Side by side in the multiplex with giant blowups of Han Solo and various Avengers is Fred Rogers, the subject of Morgan Neville’s surprisingly moving Won’t You Be My Neighbor? You ask: How can a man so square now be so hip, maybe even — with any luck — big box office? Neville gently — how could one not be gentle in this context? —eases us into a neighborhood-as-world in which all talk is soft; all fantasy is plainly handmade, as if by a child in a playroom; and the most important thing we’re meant to take away is that no matter how we look or feel (sad, mad, plaid), we’re special, each of us, loved unconditionally by this nice, nice man. If you’re looking for an ironic punch line to the above sentiment, look elsewhere.
I’m not a Mister Rogers’ Neighborhood newbie. When I was a kid, I wrote him a fan letter. The odd thing is that I was going on 11, past the age most kids would admit to watching the show, but I’d go back and forth between the ol’ neighborhood and Dark Shadows, along with other noisy, violent programs. Neville’s documentary brought it all back. There he is, breezing through the front door, jauntily trading his shoes for sneakers and sports coat for a button-down or zip-up sweater. I loved him then because he seemed to me like an uncle who was a little — don’t take this the wrong way — slow, in the sense that he wasn’t in sync with the fast-and-getting-faster times. He was so not in sync that he seemed radical, a word that’s used in the film by the actress who played Mrs. McFeely, the postman’s wife. Also, I liked knowing Mister Rogers would never be a critic — a grim thing for a righteous critic to admit, but psyches are complicated.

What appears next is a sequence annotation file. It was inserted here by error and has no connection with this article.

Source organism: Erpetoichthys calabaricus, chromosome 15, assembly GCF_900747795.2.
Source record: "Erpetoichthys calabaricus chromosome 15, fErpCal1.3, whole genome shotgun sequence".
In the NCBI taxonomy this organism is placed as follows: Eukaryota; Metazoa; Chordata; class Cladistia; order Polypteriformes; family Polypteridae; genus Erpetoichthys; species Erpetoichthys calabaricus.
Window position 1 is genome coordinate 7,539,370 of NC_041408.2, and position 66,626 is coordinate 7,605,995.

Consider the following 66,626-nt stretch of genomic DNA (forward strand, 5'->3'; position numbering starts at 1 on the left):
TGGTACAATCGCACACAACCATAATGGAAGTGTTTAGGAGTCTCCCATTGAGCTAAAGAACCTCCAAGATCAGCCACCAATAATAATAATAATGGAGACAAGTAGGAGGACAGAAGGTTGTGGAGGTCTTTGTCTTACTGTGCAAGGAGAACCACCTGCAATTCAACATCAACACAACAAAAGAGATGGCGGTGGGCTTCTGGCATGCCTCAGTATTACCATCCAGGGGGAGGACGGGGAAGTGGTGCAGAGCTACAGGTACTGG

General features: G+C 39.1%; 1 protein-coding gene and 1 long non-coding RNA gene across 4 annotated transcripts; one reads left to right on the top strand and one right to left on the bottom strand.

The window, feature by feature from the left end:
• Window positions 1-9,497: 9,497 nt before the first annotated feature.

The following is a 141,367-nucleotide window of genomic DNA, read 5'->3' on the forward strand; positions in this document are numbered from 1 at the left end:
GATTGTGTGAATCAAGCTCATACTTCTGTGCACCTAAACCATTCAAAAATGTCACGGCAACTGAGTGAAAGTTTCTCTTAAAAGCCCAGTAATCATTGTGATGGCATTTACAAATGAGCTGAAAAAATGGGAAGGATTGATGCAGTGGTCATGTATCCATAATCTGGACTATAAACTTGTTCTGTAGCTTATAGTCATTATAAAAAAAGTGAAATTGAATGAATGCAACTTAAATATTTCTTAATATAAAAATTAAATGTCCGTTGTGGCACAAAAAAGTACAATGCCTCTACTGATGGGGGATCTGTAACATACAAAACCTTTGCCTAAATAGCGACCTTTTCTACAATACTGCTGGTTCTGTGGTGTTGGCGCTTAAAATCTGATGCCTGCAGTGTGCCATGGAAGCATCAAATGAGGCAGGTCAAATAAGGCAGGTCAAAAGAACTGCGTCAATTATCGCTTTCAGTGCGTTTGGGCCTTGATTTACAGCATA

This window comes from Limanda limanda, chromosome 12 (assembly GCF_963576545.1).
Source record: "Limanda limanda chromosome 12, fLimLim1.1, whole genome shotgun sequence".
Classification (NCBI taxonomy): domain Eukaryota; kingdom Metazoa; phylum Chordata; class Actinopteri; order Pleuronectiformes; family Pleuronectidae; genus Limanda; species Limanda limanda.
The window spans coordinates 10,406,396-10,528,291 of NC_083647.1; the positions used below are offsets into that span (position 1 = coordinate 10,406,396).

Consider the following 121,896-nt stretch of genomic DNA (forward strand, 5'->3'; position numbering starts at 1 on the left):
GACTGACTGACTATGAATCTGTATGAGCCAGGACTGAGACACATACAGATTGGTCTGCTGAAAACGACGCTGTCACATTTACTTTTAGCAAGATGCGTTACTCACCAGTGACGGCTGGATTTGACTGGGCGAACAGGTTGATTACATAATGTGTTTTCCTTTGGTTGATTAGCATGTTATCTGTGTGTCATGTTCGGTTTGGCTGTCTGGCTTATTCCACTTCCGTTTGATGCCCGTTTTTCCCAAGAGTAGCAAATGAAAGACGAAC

Neville reminds us that Fred Rogers was an ordained Presbyterian minister who made sure not to put God — at least explicitly — into his programs. But he felt that he was a missionary. For Rogers in the late 1960s, spiritual healing meant, in the words of one of the show’s directors, “[taking] all the elements that make good television and [doing] the exact opposite.” There were a lot of contented silences, as critic David Bianculli points out. But Neville also reminds us that the Land of Make Believe (reached via trolley) was not a place of escapism. The first week on the air, King Friday XIII established a border guard, and it fell to Lady Aberlin (who’s not in this film, alas) and others to teach him that even a king could welcome the stranger in need. On the live side of the trolley, the neighborhood policeman (François Clemmons) was black, and in one momentous scene he and Rogers dipped their bare feet into a wading pool — not long after the era of segregated swimming pools. (Rogers was upset when Clemmons was spotted at a gay bar because he didn’t think his sponsors could handle it — but he did, eventually.) Out from behind the TV, Rogers charms a snide congressional-committee chairman with his message of kindness — and single-handedly ensures $20 million in 1960s dollars for the fledgling PBS.
Neville is a little smug in cutting to such hosts as Soupy Sales and Pee-wee Herman to prove that kids’ TV can be overly loud and brutal. Kids need the antic and unruly as much as they need the soft acceptance of Fred Rogers. But there is no doubt that we miss him, badly. Won’t You Be My Neighbor? is a wonderful breather from reality, from which you come back more conscious of — and dismayed by — the hate that more than ever runs the world.
*This article appears in the June 11, 2018, issue of New York Magazine. Subscribe Now!